Compelling stories. Intense multiplayer. Endless replayability. Qualities that made StarCraft, Warcraft III, and Diablo II the titans of their day. Evolving operating systems, hardware, and online services have made them more difficult to be experienced by their loyal followers or reaching a new generation. We’re restoring them to glory, and we need your engineering talents, your passion, and your ability to get tough jobs done.
So if you like wearing many hats, know small teams are the most effective, and look forward to challenges that will create millions of new adventures for our players: we would love to hear from you.
If you read that soberly, it’s obviously just a job opening for a programmer to toil away in the code of D2, SC1, and War3 to make those old games work properly on modern systems. However, if you glanced at it with stars in your eyes, or only heard about it in partial form in chat or on Twitter or some other inadequate communication method, you might have come away with the “Blizzard is remaking Diablo 2 with modern technology!” reaction. Enough people did that clarifications were sought, and Gamespot published one:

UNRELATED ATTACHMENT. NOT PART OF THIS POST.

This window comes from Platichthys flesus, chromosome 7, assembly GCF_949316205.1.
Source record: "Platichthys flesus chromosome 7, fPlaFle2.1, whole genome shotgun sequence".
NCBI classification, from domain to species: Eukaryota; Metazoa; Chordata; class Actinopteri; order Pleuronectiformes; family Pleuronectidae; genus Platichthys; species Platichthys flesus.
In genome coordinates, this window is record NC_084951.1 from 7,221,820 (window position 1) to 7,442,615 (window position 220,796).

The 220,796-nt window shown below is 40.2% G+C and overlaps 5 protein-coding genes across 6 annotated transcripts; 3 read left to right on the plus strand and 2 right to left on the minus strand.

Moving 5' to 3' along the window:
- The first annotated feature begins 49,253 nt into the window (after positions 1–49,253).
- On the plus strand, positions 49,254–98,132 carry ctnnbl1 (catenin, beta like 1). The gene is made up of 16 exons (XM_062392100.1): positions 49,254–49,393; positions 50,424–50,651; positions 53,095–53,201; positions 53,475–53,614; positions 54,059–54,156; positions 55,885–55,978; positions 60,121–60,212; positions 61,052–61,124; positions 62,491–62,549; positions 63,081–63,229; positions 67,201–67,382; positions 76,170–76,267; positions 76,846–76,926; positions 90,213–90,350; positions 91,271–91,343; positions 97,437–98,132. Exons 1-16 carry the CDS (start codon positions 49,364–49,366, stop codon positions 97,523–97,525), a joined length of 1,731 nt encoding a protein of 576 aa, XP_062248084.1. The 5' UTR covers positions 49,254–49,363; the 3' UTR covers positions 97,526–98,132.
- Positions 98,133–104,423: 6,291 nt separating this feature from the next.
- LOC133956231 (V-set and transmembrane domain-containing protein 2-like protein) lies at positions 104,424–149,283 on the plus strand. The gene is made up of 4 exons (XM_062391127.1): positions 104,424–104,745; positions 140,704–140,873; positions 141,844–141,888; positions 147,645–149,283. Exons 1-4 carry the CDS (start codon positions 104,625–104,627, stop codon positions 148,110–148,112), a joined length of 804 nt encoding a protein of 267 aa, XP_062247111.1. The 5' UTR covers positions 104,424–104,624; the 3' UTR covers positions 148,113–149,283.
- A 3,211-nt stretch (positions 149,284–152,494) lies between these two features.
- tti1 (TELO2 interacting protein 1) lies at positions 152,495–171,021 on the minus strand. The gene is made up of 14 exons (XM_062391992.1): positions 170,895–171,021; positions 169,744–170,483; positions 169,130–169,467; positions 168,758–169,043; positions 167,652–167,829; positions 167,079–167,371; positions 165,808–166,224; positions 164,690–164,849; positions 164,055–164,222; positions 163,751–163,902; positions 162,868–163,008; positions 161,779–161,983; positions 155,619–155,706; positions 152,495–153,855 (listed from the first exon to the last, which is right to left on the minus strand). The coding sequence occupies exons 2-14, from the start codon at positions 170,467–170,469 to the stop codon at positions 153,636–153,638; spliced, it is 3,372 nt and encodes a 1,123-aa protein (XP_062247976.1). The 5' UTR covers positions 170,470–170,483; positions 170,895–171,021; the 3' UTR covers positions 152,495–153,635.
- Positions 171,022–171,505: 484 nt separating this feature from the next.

[UPDATE] Blizzard has provided the following statement to GameSpot on the matter.
“We need engineers to help maintain our legacy games. We have a history of maintaining our games for many years. Our earlier games are still played and enjoyed today, so we want to continue to maintain them for those communities.”
So no, Blizzard Is Not Remaking Diablo II in 3D. While it’s nice that they’re actually paying programmers money to make 10+ year old games function, I wish they were going back even further. I’ve gotten back into Diablo I a few times over the years, and each time it’s been hours of struggle to get it to run in 256 color compatibility mode, or play on my laptop without a CD drive, or save games properly when the install drive isn’t the C drive, etc. I haven’t tried Warcraft 2 in years, but I’d bet it has the same sort of problems.Related to this article